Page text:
We would like to acknowledge the AANS/CNS Joint Guidelines Committee (JGC) for their review, comments, and suggestions; Laura Mitchell, CNS Guidelines Project Manager, for her organizational assistance; and Linda O'Dwyer, medical librarian, for assistance with the literature searches. We would also like to acknowledge the following individual JGC members for their contributions throughout the review process: Timothy Ryken, M.D.; Kevin Cockroft, M.D.; Sepideh Amin-Hanjani, M.D.; Steven N. Kalkanis, M.D.; John O'Toole, M.D., M.S.; Steven Casha, M.D., Ph.D.; Aaron Filler, M.D., Ph.D., F.R.C.S.; Daniel Hoh, M.D.; Steven Hwang, M.D.; Todd McCall, M.D.; Jeffrey J. Olson, M.D.; Julie Pilitsis, M.D., Ph.D.; Joshua Rosenow, M.D., F.A.C.S.; and Christopher Winfree, M.D.

Disclosure

Administrative costs of this project were funded by the Congress of Neurological Surgeons and the Joint Section on Disorders of the Spine and Peripheral Nerves of the American Association of Neurological Surgeons and Congress of Neurological Surgeons. No author received payment or honorarium for time devoted to this project. Dr. Ghogawala receives grants from the Patient Centered Outcomes Research Institute (PCORI) and the National Institutes of Health (NIH). Dr. Groff is a consultant for DePuy Spine and EBI Spine. Dr. Mummaneni owns stock in Spinicity and receives honoraria from DePuy Spine and Globus and royalties from DePuy Spine, Quality Medical Publishers, and Thieme Publishing. Dr. Wang owns stock in Bone Biologics, AxioMed, Amedica, CoreSpine, Expanding Orthopedics, Pioneer, Syndicom, VG Innovations, PearlDiver, Flexuspine, Axis, FzioMed, Benvenue, Promethean, Nexgen, ElectroCore, and Surgitech and holds patents with and receives royalties from Biomet, Stryker, SeaSpine, Aesculap, Osprey, Amedica, Synthes, and Alphatec. The authors report no other potential conflicts of interest concerning the materials or methods used in this study or the findings specified in this paper.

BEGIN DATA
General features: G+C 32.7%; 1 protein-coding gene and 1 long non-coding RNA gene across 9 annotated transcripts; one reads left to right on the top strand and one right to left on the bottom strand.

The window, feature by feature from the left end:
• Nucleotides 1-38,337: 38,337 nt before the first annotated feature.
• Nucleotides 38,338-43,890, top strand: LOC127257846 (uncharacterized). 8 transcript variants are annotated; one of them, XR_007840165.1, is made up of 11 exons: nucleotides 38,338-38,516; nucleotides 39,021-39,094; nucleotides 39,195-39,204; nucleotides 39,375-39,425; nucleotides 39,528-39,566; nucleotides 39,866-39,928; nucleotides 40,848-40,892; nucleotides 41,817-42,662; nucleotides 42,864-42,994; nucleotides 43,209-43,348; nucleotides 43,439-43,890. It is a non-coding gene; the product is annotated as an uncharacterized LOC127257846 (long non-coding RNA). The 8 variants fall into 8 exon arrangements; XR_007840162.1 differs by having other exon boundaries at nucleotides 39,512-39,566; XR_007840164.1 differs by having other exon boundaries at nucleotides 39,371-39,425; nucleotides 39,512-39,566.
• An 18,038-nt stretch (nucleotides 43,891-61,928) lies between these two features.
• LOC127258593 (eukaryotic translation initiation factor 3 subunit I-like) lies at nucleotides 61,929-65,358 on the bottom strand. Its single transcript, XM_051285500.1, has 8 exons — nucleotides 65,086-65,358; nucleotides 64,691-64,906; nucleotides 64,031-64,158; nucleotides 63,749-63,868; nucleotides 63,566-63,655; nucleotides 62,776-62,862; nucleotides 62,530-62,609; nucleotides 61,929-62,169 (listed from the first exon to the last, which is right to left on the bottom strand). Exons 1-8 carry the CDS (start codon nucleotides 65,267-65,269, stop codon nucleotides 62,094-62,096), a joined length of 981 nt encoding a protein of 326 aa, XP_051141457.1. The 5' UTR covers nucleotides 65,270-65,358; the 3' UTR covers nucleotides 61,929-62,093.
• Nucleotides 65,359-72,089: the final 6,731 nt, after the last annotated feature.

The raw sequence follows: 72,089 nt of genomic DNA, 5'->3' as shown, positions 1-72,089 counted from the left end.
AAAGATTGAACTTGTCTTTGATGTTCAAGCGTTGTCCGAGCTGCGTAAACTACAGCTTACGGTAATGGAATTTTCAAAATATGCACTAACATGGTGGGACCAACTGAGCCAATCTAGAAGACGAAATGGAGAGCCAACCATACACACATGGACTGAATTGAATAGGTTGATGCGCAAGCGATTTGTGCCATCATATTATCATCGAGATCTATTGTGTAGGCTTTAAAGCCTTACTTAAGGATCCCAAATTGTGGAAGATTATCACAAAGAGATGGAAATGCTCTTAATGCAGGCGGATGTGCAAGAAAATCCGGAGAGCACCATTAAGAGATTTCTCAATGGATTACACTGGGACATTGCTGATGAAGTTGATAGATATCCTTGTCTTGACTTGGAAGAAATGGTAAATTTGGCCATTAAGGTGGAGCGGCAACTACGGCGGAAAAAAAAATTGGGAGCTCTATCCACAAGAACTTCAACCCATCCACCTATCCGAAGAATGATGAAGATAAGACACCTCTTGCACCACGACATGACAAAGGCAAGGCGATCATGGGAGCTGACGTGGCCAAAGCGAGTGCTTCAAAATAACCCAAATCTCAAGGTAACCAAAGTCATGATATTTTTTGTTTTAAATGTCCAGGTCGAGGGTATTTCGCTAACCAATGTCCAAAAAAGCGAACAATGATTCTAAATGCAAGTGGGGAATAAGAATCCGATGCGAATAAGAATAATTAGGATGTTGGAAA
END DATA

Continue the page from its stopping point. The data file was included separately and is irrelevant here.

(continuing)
Author contributions to the study and manuscript preparation include the following. Acquisition of data: all authors. Analysis and interpretation of data: all authors. Drafting the article: Resnick. Critically revising the article: all authors. Reviewed submitted version of manuscript: all authors. Approved the final version of the manuscript on behalf of all authors: Resnick. Study supervision: Kaiser.

References

  • 1

    Athiviraham AYen D: Is spinal stenosis better treated surgically or nonsurgically?. Clin Orthop Relat Res 458:90932007

  • 2

    Chou RBaisden JCarragee EJResnick DKShaffer WOLoeser JD: Surgery for low back pain: a review of the evidence for an American Pain Society Clinical Practice Guideline. Spine (Phila Pa 1976) 34:109411092009

    • Search Google Scholar
    • Export Citation
  • 3

    Gibson JNWaddell G: Surgery for degenerative lumbar spondylosis: updated Cochrane Review. Spine (Phila Pa 1976) 30:231223202005

  • 4

    Grivas TBVasiliadis EPapadakis SAMouzakis VSegos D: Quality of life after surgical decompression of lumbar spinal stenosis with and without instrumentation. Stud Health Technol Inform 123:4564602006

    • Search Google Scholar
    • Export Citation
  • 5

    Gu YChen LYang HLChen XQDong RBHan GS: Efficacy of surgery and type of fusion in patients with degenerative lumbar spinal stenosis. J Clin Neurosci 16:129112952009

    • Search Google Scholar
    • Export Citation
  • 6

    Jansson KABlomqvist PGranath FNémeth G: Spinal stenosis surgery in Sweden 1987–1999. Eur Spine J 12:5355412003

  • 7

    Jansson KANémeth GGranath FBlomqvist P: Spinal stenosis reoperation rate in Sweden is 11% at 10 years—a national analysis of 9,664 operations. Eur Spine J 14:6596632005

    • Search Google Scholar
    • Export Citation
  • 8

    Malmivaara ASlätis PHeliövaara MSainio PKinnunen HKankare J: Surgical or nonoperative treatment for lumbar spinal stenosis? A randomized controlled trial. Spine (Phila Pa 1976) 32:182007

    • Search Google Scholar
    • Export Citation
  • 9

    Rampersaud YRRavi BLewis SJStas VBarron RDavey R: Assessment of health-related quality of life after surgical treatment of focal symptomatic spinal stenosis compared with osteoarthritis of the hip or knee. Spine J 8:2963042008

    • Search Google Scholar
    • Export Citation
  • 10

    Resnick DKChoudhri TFDailey ATGroff MWKhoo LMatz PG: Guidelines for the performance of fusion procedures for degenerative disease of the lumbar spine. Part 10: fusion following decompression in patients with stenosis without spondylolisthesis. J Neurosurg Spine 2:6866912005

    • Search Google Scholar
    • Export Citation
  • 11